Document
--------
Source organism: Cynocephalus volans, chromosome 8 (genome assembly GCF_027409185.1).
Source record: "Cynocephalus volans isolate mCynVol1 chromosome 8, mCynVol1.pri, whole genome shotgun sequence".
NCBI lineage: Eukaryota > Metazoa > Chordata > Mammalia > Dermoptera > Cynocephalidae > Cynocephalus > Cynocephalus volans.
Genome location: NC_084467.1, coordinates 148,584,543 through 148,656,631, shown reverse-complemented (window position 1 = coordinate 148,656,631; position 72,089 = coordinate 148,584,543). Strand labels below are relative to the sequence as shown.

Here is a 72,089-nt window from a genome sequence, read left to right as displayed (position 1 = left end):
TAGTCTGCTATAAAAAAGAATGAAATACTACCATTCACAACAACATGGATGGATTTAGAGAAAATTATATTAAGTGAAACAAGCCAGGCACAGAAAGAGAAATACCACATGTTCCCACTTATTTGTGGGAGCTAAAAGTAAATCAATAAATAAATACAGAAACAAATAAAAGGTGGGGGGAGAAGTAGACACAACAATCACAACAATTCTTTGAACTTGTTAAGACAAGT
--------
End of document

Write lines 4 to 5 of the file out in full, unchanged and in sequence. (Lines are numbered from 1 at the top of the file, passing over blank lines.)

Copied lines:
Genome location: NC_084467.1, coordinates 148,584,543 through 148,656,631, shown reverse-complemented (window position 1 = coordinate 148,656,631; position 72,089 = coordinate 148,584,543). Strand labels below are relative to the sequence as shown.

Here is a 72,089-nt window from a genome sequence, read left to right as displayed (position 1 = left end):